The Center of the California Enterprise Zone Information Universe

HCD Delaying Zone Designations

At the quarterly CAEZ board meeting on July 14, the Enterprise Zone program manager at HCD, John Nunn, announced that the final designation for the new Sequoia Valley Enterprise Zone in Tulare County would be completed within a matter of days. That has not occurred. As the article reprinted below from suggests, the Governor’s office has been directing HCD to stall and delay its normal functions vis a vis the Enterprise Zone program.

The article details the frustrations of local officials and businesses in Tulare County with the delay in the implementation of their new Enterprise Zone. However, under legislation passed in 2006 (AB 1550), the new zone is in fact authorized to provide the benefits of the Enterprise Zone under its conditional designation retroactively to October 2010. The statute instituted by AB 1550 says:

an expiring enterprise zone that applies for a new enterprise zone designation pursuant to Section 7073 or 7073.1, and receives a conditional designation letter from the department, may offer, and a taxpayer doing business within the geographic boundaries of the new zone referenced in the conditional designation letter shall be eligible to receive, all enterprise zone benefits until the department makes a final designation or declines to redesignate the zone. The department shall make the effective date of the new zone the date of expiration of the previous designation and the term of the new zone shall begin on that date.

Since the Enterprise Zone in Lindsay, CA expired on October 5, 2010, and Lindsay was a part of the multi-jurisdictional Enterprise Zone application for Tulare County, the benefits of the new zone actually began on October 6, 2010.

The following is the full article that appeared in

Porterville City officials say they are vexed with Gov. Jerry Brown’s inaction to designate the area as an enterprise zone — a vital component of Porterville’s efforts to recruit and retain business in town.

The state’s Enterprise Zone Program, which targets economically distressed areas and provides incentives designed to encourage business investment and promote creation of new jobs, is responsible for designating 42 enterprise zones by the state legislature.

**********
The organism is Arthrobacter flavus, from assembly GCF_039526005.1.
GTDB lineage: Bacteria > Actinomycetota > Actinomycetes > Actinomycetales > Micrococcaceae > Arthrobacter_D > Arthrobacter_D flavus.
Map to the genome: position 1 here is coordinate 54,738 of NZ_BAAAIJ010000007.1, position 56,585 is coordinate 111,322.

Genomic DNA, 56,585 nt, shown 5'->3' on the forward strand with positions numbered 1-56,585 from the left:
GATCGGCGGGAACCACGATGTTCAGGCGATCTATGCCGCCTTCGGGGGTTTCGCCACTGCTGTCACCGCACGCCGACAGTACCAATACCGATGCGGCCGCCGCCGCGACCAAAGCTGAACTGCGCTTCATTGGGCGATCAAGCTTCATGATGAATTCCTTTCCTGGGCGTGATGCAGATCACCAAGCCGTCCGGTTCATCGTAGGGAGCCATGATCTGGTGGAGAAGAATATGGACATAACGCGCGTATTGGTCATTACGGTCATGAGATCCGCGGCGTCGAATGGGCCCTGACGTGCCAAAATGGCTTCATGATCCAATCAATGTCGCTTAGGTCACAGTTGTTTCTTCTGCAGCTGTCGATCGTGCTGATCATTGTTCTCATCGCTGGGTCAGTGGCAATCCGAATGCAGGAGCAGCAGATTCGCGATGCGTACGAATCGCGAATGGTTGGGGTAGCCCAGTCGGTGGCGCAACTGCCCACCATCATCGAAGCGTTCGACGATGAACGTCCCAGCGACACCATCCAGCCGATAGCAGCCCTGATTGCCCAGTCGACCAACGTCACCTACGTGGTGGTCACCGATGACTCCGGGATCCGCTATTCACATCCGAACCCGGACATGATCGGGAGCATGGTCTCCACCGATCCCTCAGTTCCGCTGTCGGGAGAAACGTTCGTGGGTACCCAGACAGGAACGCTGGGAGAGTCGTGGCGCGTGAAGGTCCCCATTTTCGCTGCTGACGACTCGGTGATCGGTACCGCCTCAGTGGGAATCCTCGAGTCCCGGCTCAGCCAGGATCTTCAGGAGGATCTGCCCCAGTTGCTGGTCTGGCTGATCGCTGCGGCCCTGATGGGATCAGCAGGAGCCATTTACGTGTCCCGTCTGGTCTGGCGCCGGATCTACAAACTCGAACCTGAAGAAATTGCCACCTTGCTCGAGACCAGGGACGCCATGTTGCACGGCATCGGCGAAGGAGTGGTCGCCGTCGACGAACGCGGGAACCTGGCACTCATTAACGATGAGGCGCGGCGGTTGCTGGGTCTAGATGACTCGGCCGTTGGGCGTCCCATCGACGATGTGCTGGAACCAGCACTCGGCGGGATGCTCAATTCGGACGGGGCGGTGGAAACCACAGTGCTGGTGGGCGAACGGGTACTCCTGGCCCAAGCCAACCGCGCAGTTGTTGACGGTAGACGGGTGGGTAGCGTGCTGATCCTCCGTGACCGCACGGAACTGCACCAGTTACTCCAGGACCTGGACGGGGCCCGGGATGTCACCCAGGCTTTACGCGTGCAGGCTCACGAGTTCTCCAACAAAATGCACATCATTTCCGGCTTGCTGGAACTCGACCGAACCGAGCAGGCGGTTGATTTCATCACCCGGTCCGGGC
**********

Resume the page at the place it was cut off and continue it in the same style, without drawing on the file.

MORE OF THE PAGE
Among those 42 zones, is Sequoia Valley, which includes the cities of Porterville, Lindsay, Exeter, Visalia, Tulare, Farmersville, Woodlake, and Dinuba and parts of Tulare County’s unincorporated communities.

In 2009, the state Department of Housing and Community Development announced the conditional designation of the Sequoia Valley Enterprise Zone, but that has been at a standstill since Brown first proposed eliminating the program as a way to balance the state budget.

“We continue to be undeniably frustrated with the state’s lack of activity on enterprise zones,” City Manager John Lollis said. “If there’s no legislation to eliminate them, we should be moving forward with it — you would think. It’s not happening.”

Lollis said that the inaction is keeping local businesses from taking advantage of hiring credits that, in turn, stimulate employment and expand business.

“They’re playing ‘hide the ball,’ who’s got the ball? Look at who’s in control…the underlying issue is that the governor is not supportive of it and the democratic legislature is not supportive of it,” Lollis said.

Linda Wammack, Porterville development associate, said that the city has learned the HCD is not issuing any final designations at the direction of the governor’s office.

“For Porterville, this is really important especially with the development of the new courthouse, we know there’s going to be an influx of small businesses that support people who work at the courthouse,” she said about the $93 million South County Justice Center planned for construction near the downtown area.

She explained that for every new hire, a company located within an enterprise zone receives a credit to offset its state taxes, up to $37,000 over a five-year period for each eligible employee.

Wammack said that based on an hourly wage of $11 per hour, in the first year a business can earn $11,000 in credit that comes out of its tax liability.

“We are very frustrated and just recently, an enterprise zone task force of sorts has been talked about with the city manager from Visalia, Porterville, Tulare, the chairman of the Tulare County EDC (Economic Development Corporation), along with some staff people from those entities. We’re looking to working together to bring more attention and to find our options on how to move this forward,” she said.

The first step already taken, Wammack said, is a conference call with Yolanda Benson, a government relations representative for the California Association of Enterprise Zones, to bring the city up to speed with what’s happening at the state level.

Wammack said there are nine jurisdictions in a conditionally designated status, two of which have been conditionally designated since 2007, four since 2009, and three since 2010.

“We’re all in limbo,” she said. “We’re all trying to come together for the governor to allow HCD to authorize our documents.”

Benson calls it a “bureaucratic hang-up.”

“It’s not that the government is stopping these, it’s just not giving them (HCD) the green light to finish activity to finalize these zones,” Benson said. “We are talking to the governor’s office, we are talking to HCD and we hope to hear something within the next week as far as where the governor wants to go.”

Follow maxshenker on Twitter

Receive By Email

Enter your email address and receive the EZ Policy Blog by email.